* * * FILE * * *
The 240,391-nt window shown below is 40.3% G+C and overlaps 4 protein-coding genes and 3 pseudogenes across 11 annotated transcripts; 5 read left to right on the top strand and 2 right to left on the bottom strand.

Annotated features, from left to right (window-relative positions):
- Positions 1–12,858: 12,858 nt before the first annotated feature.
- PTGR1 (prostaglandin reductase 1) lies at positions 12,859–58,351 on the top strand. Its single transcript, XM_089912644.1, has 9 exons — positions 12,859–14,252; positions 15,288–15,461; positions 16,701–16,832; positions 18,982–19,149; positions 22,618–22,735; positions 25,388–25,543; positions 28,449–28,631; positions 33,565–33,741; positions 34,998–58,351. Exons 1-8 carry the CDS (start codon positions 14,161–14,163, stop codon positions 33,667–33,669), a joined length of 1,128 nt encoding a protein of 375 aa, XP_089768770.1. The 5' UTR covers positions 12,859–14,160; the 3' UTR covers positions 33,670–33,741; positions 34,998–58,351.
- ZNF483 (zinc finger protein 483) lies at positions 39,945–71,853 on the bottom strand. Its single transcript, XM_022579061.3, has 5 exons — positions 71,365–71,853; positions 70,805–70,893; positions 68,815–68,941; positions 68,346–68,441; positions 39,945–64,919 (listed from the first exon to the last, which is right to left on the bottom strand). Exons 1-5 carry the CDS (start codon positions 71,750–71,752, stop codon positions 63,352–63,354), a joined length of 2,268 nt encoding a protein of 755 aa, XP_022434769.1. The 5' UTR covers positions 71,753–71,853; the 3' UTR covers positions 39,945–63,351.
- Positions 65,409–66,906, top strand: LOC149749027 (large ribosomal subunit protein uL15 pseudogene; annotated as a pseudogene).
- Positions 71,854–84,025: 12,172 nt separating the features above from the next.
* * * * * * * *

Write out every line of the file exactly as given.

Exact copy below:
The 240,391-nt window shown below is 40.3% G+C and overlaps 4 protein-coding genes and 3 pseudogenes across 11 annotated transcripts; 5 read left to right on the top strand and 2 right to left on the bottom strand.

Annotated features, from left to right (window-relative positions):
- Positions 1–12,858: 12,858 nt before the first annotated feature.
- PTGR1 (prostaglandin reductase 1) lies at positions 12,859–58,351 on the top strand. Its single transcript, XM_089912644.1, has 9 exons — positions 12,859–14,252; positions 15,288–15,461; positions 16,701–16,832; positions 18,982–19,149; positions 22,618–22,735; positions 25,388–25,543; positions 28,449–28,631; positions 33,565–33,741; positions 34,998–58,351. Exons 1-8 carry the CDS (start codon positions 14,161–14,163, stop codon positions 33,667–33,669), a joined length of 1,128 nt encoding a protein of 375 aa, XP_089768770.1. The 5' UTR covers positions 12,859–14,160; the 3' UTR covers positions 33,670–33,741; positions 34,998–58,351.
- ZNF483 (zinc finger protein 483) lies at positions 39,945–71,853 on the bottom strand. Its single transcript, XM_022579061.3, has 5 exons — positions 71,365–71,853; positions 70,805–70,893; positions 68,815–68,941; positions 68,346–68,441; positions 39,945–64,919 (listed from the first exon to the last, which is right to left on the bottom strand). Exons 1-5 carry the CDS (start codon positions 71,750–71,752, stop codon positions 63,352–63,354), a joined length of 2,268 nt encoding a protein of 755 aa, XP_022434769.1. The 5' UTR covers positions 71,753–71,853; the 3' UTR covers positions 39,945–63,351.
- Positions 65,409–66,906, top strand: LOC149749027 (large ribosomal subunit protein uL15 pseudogene; annotated as a pseudogene).
- Positions 71,854–84,025: 12,172 nt separating the features above from the next.